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Be overwhelmed with a very large quantity of something, especially work.‘he's been snowed under with urgent cases’
inundate, overwhelm, overload, overrun, flood, swamp, deluge, engulfView synonyms
- ‘I was snowed under in college with exams, just as I am with projects now.’
- ‘He says he has now paid the client her £400, while the delays in replying to the letters happened when he was snowed under with work.’
- ‘Last time we were snowed under with similar letters my colleague sent the following reply.’
- ‘I have been snowed under by a request to know what colour this farm is; red, yellow or green.’
- ‘One respondent told the researchers, ‘Everyone seems to be snowed under now.’’
- ‘Experience shows that many directors face one of two challenges: either having far too little information to gain a proper perspective on a company's financial health, or being snowed under by too much information.’
- ‘The city's cat shelter is snowed under with new arrivals, as summer is their busiest period, being similar to the post-Christmas boom in unwanted dogs.’
- ‘And such has been the demand that the ticket office has still been snowed under by requests, with officials at the club not expecting to know the final figures until later this week.’
- ‘But I just started 6th form college and I've been snowed under with work.’
- ‘I've been snowed under with bursary and applying for med school.’
- ‘I genuinely hope that I don't get time to read these books, due to the fact that I'll be snowed under doing miscellaneous ‘other things’ that I can't really talk about at the moment.’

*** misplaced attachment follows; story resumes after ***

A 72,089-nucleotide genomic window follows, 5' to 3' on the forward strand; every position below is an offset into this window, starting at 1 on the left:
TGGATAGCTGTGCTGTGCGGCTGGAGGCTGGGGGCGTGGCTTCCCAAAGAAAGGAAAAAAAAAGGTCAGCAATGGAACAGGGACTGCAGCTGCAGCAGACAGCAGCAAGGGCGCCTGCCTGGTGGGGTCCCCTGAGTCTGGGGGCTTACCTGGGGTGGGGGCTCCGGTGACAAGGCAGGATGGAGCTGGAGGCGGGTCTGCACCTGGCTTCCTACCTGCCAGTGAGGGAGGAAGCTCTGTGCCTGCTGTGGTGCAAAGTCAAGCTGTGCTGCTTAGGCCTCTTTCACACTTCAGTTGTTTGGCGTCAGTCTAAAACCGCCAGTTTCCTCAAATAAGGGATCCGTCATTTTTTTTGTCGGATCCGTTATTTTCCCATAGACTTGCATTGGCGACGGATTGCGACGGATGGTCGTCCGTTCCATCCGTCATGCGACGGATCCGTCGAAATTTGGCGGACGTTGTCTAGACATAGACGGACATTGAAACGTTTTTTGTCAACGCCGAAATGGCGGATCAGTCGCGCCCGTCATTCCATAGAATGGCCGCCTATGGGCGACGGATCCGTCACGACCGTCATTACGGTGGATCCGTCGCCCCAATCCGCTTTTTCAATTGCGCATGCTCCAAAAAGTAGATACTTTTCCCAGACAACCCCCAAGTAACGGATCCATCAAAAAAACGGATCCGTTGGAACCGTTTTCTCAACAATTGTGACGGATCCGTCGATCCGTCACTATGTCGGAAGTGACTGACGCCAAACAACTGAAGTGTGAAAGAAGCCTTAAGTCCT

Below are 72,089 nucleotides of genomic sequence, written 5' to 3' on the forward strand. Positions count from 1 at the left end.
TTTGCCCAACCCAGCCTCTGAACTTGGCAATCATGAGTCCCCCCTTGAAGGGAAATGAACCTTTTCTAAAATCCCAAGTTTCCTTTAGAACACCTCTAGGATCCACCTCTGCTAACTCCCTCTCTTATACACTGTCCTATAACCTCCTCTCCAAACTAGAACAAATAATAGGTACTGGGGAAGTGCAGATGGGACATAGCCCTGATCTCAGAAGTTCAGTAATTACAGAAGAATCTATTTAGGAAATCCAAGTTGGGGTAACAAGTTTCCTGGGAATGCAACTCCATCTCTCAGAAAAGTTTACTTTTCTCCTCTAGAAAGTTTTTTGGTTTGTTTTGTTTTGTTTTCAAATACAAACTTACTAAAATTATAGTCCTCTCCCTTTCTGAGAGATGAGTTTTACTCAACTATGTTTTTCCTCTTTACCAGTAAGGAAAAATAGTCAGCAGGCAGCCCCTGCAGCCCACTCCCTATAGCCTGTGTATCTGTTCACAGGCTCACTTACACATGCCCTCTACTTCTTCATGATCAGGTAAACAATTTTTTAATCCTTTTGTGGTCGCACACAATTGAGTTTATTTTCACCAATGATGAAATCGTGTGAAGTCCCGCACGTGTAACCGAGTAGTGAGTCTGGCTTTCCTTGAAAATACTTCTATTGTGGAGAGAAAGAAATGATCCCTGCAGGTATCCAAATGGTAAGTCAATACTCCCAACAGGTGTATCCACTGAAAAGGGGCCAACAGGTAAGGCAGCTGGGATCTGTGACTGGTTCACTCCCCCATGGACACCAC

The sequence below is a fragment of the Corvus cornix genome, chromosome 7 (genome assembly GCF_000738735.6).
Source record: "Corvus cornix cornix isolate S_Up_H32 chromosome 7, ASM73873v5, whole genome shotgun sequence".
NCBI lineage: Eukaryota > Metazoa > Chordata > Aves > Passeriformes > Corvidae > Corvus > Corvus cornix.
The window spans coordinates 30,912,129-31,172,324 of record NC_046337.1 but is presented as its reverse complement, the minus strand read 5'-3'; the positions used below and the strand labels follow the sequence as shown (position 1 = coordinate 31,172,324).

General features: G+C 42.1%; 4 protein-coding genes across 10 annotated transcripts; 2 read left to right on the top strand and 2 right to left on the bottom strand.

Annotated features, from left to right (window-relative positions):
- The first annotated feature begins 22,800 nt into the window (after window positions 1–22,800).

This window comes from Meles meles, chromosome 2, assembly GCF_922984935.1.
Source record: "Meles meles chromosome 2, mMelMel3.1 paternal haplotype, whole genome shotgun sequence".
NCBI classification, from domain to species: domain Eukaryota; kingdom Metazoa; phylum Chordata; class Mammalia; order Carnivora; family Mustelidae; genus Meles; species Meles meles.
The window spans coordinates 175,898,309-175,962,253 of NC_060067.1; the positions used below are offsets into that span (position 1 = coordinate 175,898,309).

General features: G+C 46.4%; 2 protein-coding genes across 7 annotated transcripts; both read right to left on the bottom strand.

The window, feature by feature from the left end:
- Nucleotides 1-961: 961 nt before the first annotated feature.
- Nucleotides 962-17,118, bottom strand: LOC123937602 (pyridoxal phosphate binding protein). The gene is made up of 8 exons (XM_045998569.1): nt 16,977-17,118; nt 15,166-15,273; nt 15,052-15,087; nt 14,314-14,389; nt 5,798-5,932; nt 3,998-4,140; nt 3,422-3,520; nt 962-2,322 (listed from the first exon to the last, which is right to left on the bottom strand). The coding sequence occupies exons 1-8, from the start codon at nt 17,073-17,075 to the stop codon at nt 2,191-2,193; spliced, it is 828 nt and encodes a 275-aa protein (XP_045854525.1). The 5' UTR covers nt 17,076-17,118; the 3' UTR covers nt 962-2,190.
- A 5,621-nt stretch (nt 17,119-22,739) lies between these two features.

- ‘If he has been snowed under lately, blame the Highland weather.’
- ‘There wasn't a holiday in the UK, so people were still sending me e-mail, but I took an hour or two at lunch time and cleared them, so that I wouldn't be snowed under when I got in today.’
- ‘The report, for the year 1999, shows the 11 member board is snowed under by a growing backlog of complaints despite a fall in the number of fresh complaints for that year.’
- ‘Over the last few months, the two committees have been snowed under with work.’
- ‘Naturally this column has no understanding of how this happened, but it would be nice to think that we will not be snowed under by complaints about a) its alumni events or b) problems with the alumni website in the future.’
- ‘I expected to be snowed under with applications but we have only received 67 and time is running out.’
- ‘For the past three months, ambulance crews like 735 have been snowed under with calls.’
- ‘Well, and it's not just patients and their families that are being snowed under by the paperwork in the bureaucracy.’
- ‘He claims to be snowed under with correspondence.’
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